Talk to Everybody!

Erin is a Modern Culture and Media major and spends most of her days explaining her major to her parent’s friends. She is interested in film and television, specifically comedy and children’s entertainment. Her ultimate goal in life is to write and produce her own television show on whatever is the major media platform of the future.

Leaving high school and entering college can be a huge adjustment, especially if you’ve never been far away from home before. It’s a different way of living, complete with a new location, new experiences and new friends. Navigating these new friendships can be a daunting if not flat out overwhelming task. If you’re anything like me sometimes when you’re in a new situation all of the different stimuli, grabbing for you attention can become too much, a deafening cacophony and you tend to overanalyze or just draw a blank.
Breathe. It’s fine.
Your intellectual curiosity and sensitivity to your surroundings are probably what got you into college in the first place you big brain, you. But in a social situation this can be stressful. So in order to make sense of all the chaos, to impose some order on this random, constantly churning world you might be tempted to go back to what’s familiar and sort through people the best way you know how: by your old high school standards. Now, I’m not saying that the social skills you learned in high school aren’t relevant to the world at large or that some books aren’t exactly what the cover looks like but your world just expanded exponentially and now it’s time for those old ways to evolve. One of the major differences between high school and college is that while in high school you were forced (more or less) to be there and interact with people you didn’t necessarily get a long with or like, in college you’re surrounded by a new fascinating new cross section of life, hand-picked to be dynamic and interesting. Everybody comes with their own unique backstory and personal journey. What I’m saying is, it’s worth your while to talk to everybody.
How do you do this you might ask? It’s actually amazingly simple. Just talk to people. Talk to everybody and don’t worry about finding your place yet or whether or not you fit in. You’ve been given this beautiful grace period where there is no set social structure or order. You can’t fit in or not fit in because there’s no place yet to fit in or not fit in: nobody knows each other! Talk to the people in your hall and see what they’re doing, tag along with the giant group of freshmen ambling around on campus, odds are they’re going to something fun. At the one of the hundreds freshman mixers have conversations with people, even people who aren’t your bread and butter. Everybody is just as nervous as you are and eager to make friends. You could really hit it off with somebody you wouldn’t have given a second thought to in high school. The archetypal popular soccer star who seemed universes away from you could end up being your best friend. Why? Because part of going to college is growing up and growing gives you the miraculous ability to see others as people with insecurities, flaws, hopes and dreams just like you. The first time I felt this was during my freshman year when I played on the women’s rugby team. There were all types of women there, short ones, tall ones, thick, skinny, quiet, and loud ones. But they were all just happy to be there and be around each other. Everybody was incredibly different from myself. One girl whom I became good friends with was a quiet, outdoorsy, computer genius to my loud, media addicted, film major self. But through rugby I got to know her world and how she operated. She knew how to build a server, code, and made fantastic butternut squash soup, from scratch no less! I marveled at the things that just couldn’t exist in my world alone. I would have been missing out on all of that had I not taken a risk and stepped outside my comfort zone. Now not everybody will surprise you, some people you meet are jerks and unfortunately some people start out nice and become jerks. And if that’s the case, it doesn’t matter, relationships will shift and change drastically in the beginning. Eventually they’ll settle down and you’ll find yourself with a great core group of friends.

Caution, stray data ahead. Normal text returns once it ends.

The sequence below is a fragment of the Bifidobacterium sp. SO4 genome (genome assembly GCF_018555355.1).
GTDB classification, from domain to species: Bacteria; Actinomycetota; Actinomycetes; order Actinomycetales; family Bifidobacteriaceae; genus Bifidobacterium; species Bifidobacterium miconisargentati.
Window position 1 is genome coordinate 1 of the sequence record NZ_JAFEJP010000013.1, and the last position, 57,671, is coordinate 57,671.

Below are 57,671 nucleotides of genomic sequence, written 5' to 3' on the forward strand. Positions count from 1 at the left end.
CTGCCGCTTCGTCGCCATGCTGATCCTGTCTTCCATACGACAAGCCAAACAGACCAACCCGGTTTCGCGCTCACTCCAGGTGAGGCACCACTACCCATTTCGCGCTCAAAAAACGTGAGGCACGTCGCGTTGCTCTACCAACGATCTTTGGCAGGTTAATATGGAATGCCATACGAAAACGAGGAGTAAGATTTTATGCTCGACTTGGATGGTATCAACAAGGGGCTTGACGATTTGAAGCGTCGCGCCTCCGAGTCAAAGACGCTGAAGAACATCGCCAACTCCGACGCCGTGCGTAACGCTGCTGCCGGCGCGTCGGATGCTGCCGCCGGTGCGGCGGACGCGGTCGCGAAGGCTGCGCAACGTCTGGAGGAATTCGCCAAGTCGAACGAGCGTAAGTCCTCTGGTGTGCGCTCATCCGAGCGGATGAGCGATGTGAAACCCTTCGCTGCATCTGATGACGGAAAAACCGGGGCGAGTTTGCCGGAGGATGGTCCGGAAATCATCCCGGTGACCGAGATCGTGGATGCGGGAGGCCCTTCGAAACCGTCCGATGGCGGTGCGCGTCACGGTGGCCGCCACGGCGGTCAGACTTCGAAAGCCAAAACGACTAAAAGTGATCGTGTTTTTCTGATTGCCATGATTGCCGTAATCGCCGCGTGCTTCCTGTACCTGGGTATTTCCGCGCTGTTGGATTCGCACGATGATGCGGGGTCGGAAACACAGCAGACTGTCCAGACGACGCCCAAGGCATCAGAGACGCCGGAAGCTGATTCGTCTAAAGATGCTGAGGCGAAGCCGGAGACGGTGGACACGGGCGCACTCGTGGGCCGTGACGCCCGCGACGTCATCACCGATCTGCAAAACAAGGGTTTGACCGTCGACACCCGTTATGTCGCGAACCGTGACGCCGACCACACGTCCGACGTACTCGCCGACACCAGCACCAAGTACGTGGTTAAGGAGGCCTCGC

The final step in college social life is to not get too stuck in your lane. Odds are by your junior year there are still hundreds of other people you don’t know. These people probably won’t be your best friends but you can plant the seed of a relationship. You two could end up in the same city after college and support each other through navigating the real world or they could provide a lead on a job when rent is due or just provide different conversation than your regular friends. Talking to everybody not only enriches your college experience but it’s a good life skill to carry with you. You should always make the effort to step outside of your everyday routine.

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